How Habistack takes a deluge of data to make accurate weather forecasts
September 27, 2022 by Rich Kurtzman, Brand Communications @ Fathym
In this piece:
- Introduction to Habistack, Fathym's powerful weather forecasting API
- Habistack's machine learning uses 15 types of data to forecast
- An overview of 16 weather forecasts Habistack can create
- Exploring some of the many industries Habsitack can help
Despite perceptions, when it comes to predicting the weather, meteorologists are actually right more than 80% of the time for five-to-seven-day forecasts. However, one of the reasons they are wrong is following their gut instinct.
What if we could take the human element out of weather forecasting and make predicting the weather more accurate?
That’s one of the goals of Fathym’s Habistack.
Habistack is a robust, feature-rich API that offers a powerful suite of weather forecasting and open-source data visualization tools.
Habistack combines the world's best weather forecasts with statistics-based, machine-learning techniques to tackle the largest datasets, including road weather. Habistack offers developers comprehensive weather forecasting capabilities over freely chosen locations and routes across the globe. The API delivers a unique suite of highly specialized forecast variables derived through statistically based machine learning models.
Let’s dive into all the data measured and then evaluated by machine learning within Habistack.
Habistack takes 15 data measurements from local, open-source weather stations to give accurate, real-time weather conditions both on the ground and in the air. That gives us – and everyone using it – the ability to not only know the weather on the ground, but also at 6 feet off the ground.
As you can see in the below graphic, there are multiple temperature readings, pressure, precipitation, snow depth, radiation (sun rays) and multiple wind measurements, too.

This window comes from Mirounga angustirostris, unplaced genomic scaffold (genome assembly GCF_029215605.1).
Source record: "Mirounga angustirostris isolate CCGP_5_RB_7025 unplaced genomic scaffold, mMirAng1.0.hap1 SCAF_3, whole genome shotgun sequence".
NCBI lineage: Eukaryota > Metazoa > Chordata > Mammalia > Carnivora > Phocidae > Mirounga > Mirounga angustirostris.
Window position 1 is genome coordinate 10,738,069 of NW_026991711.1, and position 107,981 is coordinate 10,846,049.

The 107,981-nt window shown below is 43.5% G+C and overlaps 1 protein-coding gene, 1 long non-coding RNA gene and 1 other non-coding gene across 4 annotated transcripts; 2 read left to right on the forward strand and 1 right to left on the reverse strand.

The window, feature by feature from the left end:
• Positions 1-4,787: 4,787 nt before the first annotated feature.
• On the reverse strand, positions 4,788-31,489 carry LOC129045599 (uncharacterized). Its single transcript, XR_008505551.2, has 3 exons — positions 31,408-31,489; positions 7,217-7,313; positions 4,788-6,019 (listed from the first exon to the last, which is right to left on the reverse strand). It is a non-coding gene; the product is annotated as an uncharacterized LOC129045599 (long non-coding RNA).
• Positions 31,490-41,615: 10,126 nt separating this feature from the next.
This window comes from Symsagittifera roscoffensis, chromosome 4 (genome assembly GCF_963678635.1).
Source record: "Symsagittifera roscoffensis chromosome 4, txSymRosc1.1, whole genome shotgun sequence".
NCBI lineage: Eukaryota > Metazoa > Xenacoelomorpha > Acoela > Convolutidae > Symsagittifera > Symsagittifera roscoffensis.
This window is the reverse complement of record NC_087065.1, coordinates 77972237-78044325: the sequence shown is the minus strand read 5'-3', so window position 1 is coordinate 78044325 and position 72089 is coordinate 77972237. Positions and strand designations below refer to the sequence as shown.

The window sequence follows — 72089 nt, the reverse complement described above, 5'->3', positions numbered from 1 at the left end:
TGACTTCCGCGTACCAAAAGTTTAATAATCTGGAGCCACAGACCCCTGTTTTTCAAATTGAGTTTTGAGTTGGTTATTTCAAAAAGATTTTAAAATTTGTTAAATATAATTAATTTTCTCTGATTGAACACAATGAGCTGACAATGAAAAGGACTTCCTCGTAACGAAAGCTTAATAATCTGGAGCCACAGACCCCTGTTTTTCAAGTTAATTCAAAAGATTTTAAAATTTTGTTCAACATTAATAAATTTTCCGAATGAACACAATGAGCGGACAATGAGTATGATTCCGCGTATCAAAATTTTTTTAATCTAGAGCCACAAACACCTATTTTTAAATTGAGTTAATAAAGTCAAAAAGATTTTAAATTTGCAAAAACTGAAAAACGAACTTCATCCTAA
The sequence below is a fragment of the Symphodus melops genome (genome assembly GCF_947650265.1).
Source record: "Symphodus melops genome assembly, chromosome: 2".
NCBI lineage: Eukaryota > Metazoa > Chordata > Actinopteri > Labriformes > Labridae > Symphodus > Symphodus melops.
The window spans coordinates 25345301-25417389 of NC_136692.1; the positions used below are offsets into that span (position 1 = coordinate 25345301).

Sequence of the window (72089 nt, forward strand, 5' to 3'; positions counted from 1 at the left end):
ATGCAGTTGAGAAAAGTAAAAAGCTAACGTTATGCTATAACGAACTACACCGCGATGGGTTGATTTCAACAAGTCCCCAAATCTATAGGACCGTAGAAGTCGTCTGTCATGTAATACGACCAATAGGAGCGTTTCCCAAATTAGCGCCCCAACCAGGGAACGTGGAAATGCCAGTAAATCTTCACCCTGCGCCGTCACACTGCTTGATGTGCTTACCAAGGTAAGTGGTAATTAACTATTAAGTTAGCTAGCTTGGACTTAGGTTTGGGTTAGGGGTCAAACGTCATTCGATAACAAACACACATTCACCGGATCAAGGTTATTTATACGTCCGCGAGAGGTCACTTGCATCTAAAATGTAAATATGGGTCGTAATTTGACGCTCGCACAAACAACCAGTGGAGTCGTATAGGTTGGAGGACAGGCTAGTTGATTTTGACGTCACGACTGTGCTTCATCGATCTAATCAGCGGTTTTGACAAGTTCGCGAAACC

Put it all together and you get the clearest picture of the weather at any given moment, at any place in the world. As long as there are monitors nearby.
All of that data is stored in Fathym’s Microsoft Azure cloud, where Habistack then uses machine learning to look into the future and make predictions.
Different industries need different forecasts. Here are some of the different forecasts Habistack can create:
- Point and Multiple Point Forecasts
- Route and Alternative Route Forecasts
- Surface / Road Condition
- Road Temperature
- Weather Delay Risk
- Ambient Temperature
- Precipitation Amount, Type and Rate
- Wind Direction, Speed and Gust
- Barometric Pressure
- Relative Humidity
- Dew Point
- Snow Depth
- Cloud Cover
- 16 Hour CONUS Forecasts at 3-km Resolution
- 120+ Hour Global Forecasts at 13-km Resolution
Industries Habistack can help
Drought, flooding, hailstorms; there are many ways in which agriculture can benefit from the use of Habistack. Knowing if and when rain is coming means knowing when to water more, or less.
It can even help farmers know when the optimal time to plant is based on soil and atmospheric conditions. And when to spray pesticides, too; when the wind and rain is predicted to be calm or nonexistent.
One may wonder what the “radiation” sensors were for, and they are used to track how much sun an area is getting. That works hand-in-hand with solar energy. Those dependent on solar power can get an estimate of how much electricity they’ll have on hand.
Similarly, wind farms – and the energy companies who manage them – need to know what to expect in terms of electrical output. Not only for business dealings, but for the electrical grid, too.
Because solar and wind don’t provide enough energy on their own, they are backed up by coal, water turbine power as well as nuclear power in some places.
The catch is coal power plants take 24-48 hours' notice to fire up, so Habistack can help energy companies keep the lights on more efficiently.